OPENING SHOT . . .
Once I found myself on a ship, sailing to Martinique, chatting with the South African golfer Gary Player. He seemed an affable fellow, and so I was emboldened to ask him how he could go around the world representing his country's vile apartheid system. Player's answer stuck with me: "Nobody ever asked Arnold Palmer how he could be an American golfer with the Vietnam War going on."
Good point—you can belong to something, take pride in it, and yet not be personally responsible for its every flaw. Sort of my reaction when readers challenge me about a particular aspect of this newspaper. I tell them that I don't run it, and that my ability to influence its decisions is pretty much limited to writing this column.
Take Tuesday's front-page expose on Drew Peterson's mom, Betty, who—stop the presses—is not only certain that her boy is innocent of any misdeed, but felt moved to lecture the putative victim that she's ashamed of her for causing this mess for her dear son.
"I could swear on a Bible that he would never hurt anyone at any time," she added.
Is that not the classic lamentation of the mom of the accused? Is there a felon in prison today whose mother isn't convinced he's not guilty? Peterson's mother being certain of his innocence is not only not front-page material, but instead is completely without any significance whatsoever. God bless mothers everywhere, but their opinions on the guilt or innocence of their offspring must be taken, not with a grain of salt, but with the entire jumbo blue canister tucked under the arm of the Morton Salt girl.
Not that anybody asked me.
The per capita quota of purple-hooded jackets, pink backpacks, and sippy cups shot up in the Loop this week, as the annual Children's Crusade hits downtown, a juvenile tsunami created by the combination of Thanksgiving break, the beginning of the holiday season, and early onset cabin fever.
There were six children on my train car this morning, and I slid into the open seat behind a mother and daughter—the seats around children on Metra trains are invariably vacant, as my fellow commuters cringe in disgust away from the prospect of their reverie on charts projecting market data for flummox couplings in fiscal 2011 being perchance interrupted by a childish squeal of glee.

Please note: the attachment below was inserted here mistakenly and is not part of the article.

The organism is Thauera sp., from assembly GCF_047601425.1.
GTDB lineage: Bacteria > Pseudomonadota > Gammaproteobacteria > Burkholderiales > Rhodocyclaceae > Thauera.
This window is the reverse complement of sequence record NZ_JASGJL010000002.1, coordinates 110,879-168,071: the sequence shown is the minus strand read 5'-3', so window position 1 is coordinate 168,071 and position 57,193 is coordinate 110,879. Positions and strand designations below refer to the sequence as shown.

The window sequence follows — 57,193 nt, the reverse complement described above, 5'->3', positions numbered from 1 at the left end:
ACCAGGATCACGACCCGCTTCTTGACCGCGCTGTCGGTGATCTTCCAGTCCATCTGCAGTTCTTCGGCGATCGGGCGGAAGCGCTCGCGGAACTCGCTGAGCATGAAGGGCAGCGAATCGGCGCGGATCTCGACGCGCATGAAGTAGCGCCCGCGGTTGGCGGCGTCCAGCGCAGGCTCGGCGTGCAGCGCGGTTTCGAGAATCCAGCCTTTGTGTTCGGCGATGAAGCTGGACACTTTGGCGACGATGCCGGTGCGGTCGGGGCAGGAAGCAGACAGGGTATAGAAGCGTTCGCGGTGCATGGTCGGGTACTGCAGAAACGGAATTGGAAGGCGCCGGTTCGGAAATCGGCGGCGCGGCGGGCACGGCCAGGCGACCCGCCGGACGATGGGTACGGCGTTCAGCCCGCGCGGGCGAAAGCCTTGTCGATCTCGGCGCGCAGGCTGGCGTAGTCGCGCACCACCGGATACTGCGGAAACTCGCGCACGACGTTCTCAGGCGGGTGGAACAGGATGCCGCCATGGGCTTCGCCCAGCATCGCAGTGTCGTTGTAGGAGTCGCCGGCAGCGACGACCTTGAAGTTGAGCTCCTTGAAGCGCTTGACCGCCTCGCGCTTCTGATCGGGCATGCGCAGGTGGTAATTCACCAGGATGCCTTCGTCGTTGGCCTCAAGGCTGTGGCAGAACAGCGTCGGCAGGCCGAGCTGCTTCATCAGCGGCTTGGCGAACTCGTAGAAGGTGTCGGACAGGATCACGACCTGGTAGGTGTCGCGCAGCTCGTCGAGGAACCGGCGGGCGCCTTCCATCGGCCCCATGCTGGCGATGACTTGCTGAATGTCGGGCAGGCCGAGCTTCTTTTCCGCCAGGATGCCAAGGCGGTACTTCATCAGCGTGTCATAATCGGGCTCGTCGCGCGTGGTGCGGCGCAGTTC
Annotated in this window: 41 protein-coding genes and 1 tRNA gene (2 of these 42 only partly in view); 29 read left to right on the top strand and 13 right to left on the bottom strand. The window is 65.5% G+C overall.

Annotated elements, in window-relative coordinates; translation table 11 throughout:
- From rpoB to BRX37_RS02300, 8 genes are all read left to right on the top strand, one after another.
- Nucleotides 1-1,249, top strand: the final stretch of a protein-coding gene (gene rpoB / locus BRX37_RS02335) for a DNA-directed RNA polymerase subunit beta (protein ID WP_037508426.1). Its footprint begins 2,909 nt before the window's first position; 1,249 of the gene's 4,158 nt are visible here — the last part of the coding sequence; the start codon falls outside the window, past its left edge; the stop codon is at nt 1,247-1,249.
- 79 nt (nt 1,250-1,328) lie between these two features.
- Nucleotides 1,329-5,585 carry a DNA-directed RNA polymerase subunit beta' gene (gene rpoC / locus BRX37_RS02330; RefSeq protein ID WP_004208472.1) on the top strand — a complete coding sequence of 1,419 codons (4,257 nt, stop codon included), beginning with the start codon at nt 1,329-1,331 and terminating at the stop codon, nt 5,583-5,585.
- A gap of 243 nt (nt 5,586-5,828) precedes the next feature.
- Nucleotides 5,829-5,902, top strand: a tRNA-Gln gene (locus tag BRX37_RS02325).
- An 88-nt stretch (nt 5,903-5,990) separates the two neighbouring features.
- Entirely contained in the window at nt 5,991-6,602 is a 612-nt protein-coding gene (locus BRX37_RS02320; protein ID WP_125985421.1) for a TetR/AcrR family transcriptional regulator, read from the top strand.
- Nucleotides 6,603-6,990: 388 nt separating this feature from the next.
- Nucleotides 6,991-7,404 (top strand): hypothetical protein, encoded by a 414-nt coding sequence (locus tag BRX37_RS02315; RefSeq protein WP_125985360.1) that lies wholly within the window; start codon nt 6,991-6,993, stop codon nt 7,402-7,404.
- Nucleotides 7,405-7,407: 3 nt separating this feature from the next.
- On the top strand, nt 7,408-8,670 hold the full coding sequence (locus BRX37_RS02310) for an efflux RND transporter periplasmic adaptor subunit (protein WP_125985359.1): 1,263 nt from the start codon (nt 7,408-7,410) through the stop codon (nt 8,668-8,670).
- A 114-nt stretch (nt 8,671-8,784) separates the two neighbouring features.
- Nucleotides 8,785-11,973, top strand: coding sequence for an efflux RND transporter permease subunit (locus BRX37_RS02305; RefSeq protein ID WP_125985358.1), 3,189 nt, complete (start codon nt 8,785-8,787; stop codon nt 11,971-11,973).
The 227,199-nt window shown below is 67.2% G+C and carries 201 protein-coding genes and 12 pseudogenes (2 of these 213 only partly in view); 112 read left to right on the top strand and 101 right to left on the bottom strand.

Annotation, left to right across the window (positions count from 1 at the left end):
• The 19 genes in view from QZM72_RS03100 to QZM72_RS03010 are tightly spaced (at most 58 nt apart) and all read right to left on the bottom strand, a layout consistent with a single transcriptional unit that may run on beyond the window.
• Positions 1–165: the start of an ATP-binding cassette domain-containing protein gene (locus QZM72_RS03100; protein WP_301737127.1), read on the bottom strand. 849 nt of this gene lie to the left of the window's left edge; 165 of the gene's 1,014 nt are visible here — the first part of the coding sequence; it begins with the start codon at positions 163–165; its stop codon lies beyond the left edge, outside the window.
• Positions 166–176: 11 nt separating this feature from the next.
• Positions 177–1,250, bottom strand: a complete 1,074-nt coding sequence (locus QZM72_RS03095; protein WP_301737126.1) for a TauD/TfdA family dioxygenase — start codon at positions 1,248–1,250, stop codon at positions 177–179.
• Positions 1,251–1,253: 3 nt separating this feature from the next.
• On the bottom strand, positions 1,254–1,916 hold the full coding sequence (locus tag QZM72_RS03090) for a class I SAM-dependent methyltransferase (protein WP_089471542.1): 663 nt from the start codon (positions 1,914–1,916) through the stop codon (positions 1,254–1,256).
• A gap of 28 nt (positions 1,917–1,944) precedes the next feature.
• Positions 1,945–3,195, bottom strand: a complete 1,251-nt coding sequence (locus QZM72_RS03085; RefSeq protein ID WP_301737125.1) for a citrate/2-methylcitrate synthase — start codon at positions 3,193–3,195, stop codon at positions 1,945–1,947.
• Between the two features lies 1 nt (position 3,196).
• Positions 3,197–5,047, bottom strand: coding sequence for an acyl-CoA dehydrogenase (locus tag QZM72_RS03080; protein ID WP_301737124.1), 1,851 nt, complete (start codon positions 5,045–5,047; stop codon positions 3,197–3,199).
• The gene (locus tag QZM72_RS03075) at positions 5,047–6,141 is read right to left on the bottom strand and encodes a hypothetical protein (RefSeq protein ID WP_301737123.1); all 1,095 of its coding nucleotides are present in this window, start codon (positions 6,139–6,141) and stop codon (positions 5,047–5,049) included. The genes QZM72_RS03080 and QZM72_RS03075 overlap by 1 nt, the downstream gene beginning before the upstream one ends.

I always flop gratefully into those empty seats. Because I have been annealed in the furnace of my own two boys, and enjoy nothing better than to park behind some toddler and her escort and wait, patiently, until she inevitably sends up a wail, and her haggard parent, trying in vain to quiet the tot, eventually looks up with that tentative expression of entreaty, her curiosity over how her offspring's fit is going over on those nearby overwhelming reluctance to perceive the newspaper-ruffling tut-tutting of the heartless commuters. At that moment I like to smile sympathetically and say, "Been there." (Dante says half of heaven is made up of Jews; this is how they get there.)
The girl in the seat in front of me wasn't crying, but sat on her mother's lap, perfectly composed, taking in her surroundings with huge blue eyes that matched the blue bow in her hair and were a shade darker than her blue cable knit sweater and whale-studded dress.
"This is your first time on a train," her mother asked. "How do you like it?"
"It's so beautiful," said the girl, flapping her hands in all directions, as if to take in the entire car. Then her attention shifted to her mother, and she flapped her hands at her.
"But you're more beautiful," she said.
Kids at church
Going south on Des Plaines Street in Ed McElroy's Cadillac, the Great Chicagoan himself at the wheel. The rococo splendor of Old St. Patrick's Church looms to the right.
"The oldest church in Chicago," says Ed, of the structure, completed in 1856. "And the prettiest. Ever been inside?"
I think for a moment.
"Steve Neal's funeral," I say.
"Right," says Ed. "I was there. I gave you a lift."
A red light at Adams. I turn to look at the church, batting away somber memories. At that moment, the front doors of the church fly open and children -- boys and girls, about 5 or 6 years old -- pour down the steps. They are in uniform, white shirts, blue pants or dresses, some in scarlet jackets. The boys are wearing paper Pilgrim hats, with the big buckle on them, the girls, more demure folded blue caps. There are a lot of them -- it's Grandparent's Day at Old St. Pat's—600 kids from Frances Xavier Warde School, attended by 400 admiring grandparents.
The new priest, Father Tom Hurley, takes his position on the sidewalk, resplendent in his cream-colored robes with colorful embroidered trim, nodding and smiling. But it's hard to even look at adults with so many bright, boisterous children, each face aglow with a look that can easily be translated as "Thanksgiving!!!" as they are shepherded toward the buses.
"They don't know what's ahead of them," says McElroy, 82. Now there are several ways to interpret that statement, but I detect a touch more somberness than I'm used to from the glib speechmaker and master of ceremonies, and so I take it to mean: Life hits you upside the head like a sap filled with lead shot.
"Well," I say, unexpectedly sallying to the defense of the future. "There'll be good things, too."
The light changes. We take a right on Adams, and head toward Carmichael's and lunch.
We need a sour sorbet to get all that child-induced sweetness off our palates. This is from Kathleen Madigan:
Kids? It's like living with homeless people. They're cute but they just chase you around all day long going, "Can I have a dollar? I'm missing a shoe! I need a ride!"
—Originally published in the Sun-Times, Nov. 21, 2007